April 25, 2024
World Economy

Depreciating ringgit creating political problems for Malaysian government

On February 20, the value of the Malaysian ringgit fell to RM4.80 to the US dollar, or about 2 percent higher than the previous record low of RM4.885 in September 1998, during the Asian Financial Crisis. The Pakatan Harapan coalition government of Prime Minister Anwar Ibrahim is on the defensive, seeking to reassure both financial interests and the public that everything is under control.

Malaysian Prime Minister Anwar Ibrahim at the East Asia Summit at the Association of the Southeast Asian Nations Summit in Jakarta, Indonesia, Sept. 7, 2023 [AP Photo/Yasuyoshi Chiba]

The ringgit’s value has fallen sharply in the recent past, going from $US1 to RM4.24 on January 27, 2023, to RM4.80 on February 20 of this year, strengthening only slightly since then to RM4.75 on February 29. The implications of a persistently low ringgit or a further deterioration are serious due to the unmanageable political instability that could be unleashed.

One of the primary drivers for the ringgit’s deterioration is due to the fact that, while the US central bank, the Federal Reserve, increased the Federal Funds rate by one percent (100 basis points) in 2023, the Malaysian central bank, Bank Negara Malaysia (BNM), implemented just one increase of 25 basis points. Both base lending rates define the starting point for lending and borrowing throughout each economy.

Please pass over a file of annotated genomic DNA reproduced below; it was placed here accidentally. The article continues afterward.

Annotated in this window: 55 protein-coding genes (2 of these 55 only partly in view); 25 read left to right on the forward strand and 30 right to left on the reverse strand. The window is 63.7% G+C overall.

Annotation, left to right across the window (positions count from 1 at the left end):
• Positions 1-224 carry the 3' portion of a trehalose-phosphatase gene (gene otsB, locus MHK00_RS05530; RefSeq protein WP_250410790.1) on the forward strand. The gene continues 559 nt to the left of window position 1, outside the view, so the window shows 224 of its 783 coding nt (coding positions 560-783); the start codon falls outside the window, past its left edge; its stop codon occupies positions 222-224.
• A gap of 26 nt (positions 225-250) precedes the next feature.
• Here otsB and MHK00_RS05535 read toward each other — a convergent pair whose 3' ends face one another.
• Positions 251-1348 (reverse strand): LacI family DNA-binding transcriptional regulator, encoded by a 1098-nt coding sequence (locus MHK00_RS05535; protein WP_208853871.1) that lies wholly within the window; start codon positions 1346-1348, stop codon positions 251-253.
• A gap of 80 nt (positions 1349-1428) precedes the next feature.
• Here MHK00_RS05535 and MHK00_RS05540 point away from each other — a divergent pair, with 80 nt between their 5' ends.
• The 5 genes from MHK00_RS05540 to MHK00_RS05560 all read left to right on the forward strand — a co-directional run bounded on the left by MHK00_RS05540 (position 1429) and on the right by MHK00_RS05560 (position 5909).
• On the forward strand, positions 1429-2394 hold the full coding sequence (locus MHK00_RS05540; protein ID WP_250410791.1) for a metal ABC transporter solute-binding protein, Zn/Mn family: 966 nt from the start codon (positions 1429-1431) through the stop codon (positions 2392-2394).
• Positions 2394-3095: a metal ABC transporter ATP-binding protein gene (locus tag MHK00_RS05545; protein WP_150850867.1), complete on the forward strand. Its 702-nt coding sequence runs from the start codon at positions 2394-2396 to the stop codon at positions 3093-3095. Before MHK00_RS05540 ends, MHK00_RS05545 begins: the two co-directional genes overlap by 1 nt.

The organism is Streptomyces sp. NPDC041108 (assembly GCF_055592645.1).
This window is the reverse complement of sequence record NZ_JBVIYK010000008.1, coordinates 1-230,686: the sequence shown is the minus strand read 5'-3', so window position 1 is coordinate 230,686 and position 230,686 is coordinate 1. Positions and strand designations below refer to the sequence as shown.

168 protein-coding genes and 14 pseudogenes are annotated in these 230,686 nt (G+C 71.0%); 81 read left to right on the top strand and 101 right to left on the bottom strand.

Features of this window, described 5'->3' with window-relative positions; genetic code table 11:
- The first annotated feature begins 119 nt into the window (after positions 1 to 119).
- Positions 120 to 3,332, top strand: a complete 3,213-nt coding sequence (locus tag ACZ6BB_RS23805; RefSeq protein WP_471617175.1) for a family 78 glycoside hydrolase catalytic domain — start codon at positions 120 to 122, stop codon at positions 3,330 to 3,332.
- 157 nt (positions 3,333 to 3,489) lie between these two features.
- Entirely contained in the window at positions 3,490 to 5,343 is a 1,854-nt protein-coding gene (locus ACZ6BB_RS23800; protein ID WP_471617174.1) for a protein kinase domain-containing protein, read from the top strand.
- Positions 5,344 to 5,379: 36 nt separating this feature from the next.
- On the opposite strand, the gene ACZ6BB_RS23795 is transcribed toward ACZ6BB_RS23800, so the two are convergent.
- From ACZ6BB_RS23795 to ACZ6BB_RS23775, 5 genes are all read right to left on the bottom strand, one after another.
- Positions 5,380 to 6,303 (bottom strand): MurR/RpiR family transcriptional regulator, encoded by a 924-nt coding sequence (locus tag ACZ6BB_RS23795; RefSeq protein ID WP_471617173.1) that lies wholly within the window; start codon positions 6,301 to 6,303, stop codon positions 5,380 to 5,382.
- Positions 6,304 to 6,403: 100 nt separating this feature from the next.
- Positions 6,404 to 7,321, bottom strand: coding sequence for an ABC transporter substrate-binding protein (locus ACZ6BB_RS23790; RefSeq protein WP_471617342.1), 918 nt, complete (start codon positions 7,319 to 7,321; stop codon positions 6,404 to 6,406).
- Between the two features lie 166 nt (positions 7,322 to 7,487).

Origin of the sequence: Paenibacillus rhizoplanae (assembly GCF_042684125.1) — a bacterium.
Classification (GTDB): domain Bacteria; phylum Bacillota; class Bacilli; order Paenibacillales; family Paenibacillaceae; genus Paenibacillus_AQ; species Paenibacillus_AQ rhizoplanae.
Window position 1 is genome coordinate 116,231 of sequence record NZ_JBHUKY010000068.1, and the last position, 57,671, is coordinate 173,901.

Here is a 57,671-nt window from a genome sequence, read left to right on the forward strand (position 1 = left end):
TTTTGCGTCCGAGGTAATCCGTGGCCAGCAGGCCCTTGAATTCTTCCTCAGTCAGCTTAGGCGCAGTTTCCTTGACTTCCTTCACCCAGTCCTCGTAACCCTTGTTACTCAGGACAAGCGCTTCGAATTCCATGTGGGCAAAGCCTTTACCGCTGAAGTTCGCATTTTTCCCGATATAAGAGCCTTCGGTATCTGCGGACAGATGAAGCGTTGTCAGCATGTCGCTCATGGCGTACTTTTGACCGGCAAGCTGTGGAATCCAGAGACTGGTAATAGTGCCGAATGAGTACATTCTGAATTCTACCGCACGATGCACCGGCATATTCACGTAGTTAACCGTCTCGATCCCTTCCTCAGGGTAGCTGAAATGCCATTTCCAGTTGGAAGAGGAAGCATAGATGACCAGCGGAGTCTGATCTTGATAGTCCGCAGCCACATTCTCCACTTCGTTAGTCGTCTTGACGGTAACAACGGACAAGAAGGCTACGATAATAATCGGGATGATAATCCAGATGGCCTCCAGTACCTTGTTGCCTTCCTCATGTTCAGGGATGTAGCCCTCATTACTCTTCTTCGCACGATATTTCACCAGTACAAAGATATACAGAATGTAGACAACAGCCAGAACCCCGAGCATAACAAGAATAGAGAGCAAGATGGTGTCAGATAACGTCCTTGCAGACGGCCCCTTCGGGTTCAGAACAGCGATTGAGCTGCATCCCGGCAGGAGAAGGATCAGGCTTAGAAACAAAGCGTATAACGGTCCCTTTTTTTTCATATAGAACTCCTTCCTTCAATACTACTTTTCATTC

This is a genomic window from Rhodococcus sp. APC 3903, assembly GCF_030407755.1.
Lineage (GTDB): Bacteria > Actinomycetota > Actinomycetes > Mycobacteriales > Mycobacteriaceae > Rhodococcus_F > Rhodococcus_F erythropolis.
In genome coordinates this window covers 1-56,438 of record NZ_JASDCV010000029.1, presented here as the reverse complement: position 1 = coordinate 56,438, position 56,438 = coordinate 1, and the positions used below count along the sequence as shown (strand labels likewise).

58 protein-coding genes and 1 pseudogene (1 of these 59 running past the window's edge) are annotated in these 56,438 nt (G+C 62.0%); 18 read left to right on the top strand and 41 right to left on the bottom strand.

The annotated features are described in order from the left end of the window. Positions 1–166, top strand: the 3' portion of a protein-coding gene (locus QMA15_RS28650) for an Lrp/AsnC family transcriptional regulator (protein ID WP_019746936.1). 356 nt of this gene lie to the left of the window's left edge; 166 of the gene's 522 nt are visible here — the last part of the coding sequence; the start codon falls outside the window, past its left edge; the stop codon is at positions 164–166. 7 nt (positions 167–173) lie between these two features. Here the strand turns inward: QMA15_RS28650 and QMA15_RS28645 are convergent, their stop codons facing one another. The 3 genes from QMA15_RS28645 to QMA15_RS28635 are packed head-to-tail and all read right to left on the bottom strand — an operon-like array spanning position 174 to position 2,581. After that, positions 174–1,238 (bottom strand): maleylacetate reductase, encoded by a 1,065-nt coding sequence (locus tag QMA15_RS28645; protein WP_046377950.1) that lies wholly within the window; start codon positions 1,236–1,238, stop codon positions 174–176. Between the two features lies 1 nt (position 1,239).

Second Finance Minister Amir Hamzah Azizan noted that “the significant difference in interest rates with the US… encourages foreign investors to move capital out of the domestic market to a market that provides higher returns.” As money moves out of Malaysia, foreign currency is purchased by selling ringgit, driving the currency’s value down.

Furthermore, in 2023, Malaysia’s GDP grew at what is considered a disappointing 3.7 percent and there is increasing doubt the economy will achieve the forecast growth of 4 to 5 percent in 2024. The very high level of government debt, consistently high budget deficits, and the increasing risk of a default are also expected to have contributed to a negative view of the Malaysian economy and the ringgit’s decline.

Political analyst James Chin of the University of Tasmania noted that “once it hits RM5 per $US1… a lot of people will have lost confidence not only in the Anwar government but in its ability to deal with the economy… Malaysia is a trading nation so everything that it imports will automatically be much more expensive.” In this scenario, according to Dr Chin, import prices could rise by more than five percent.

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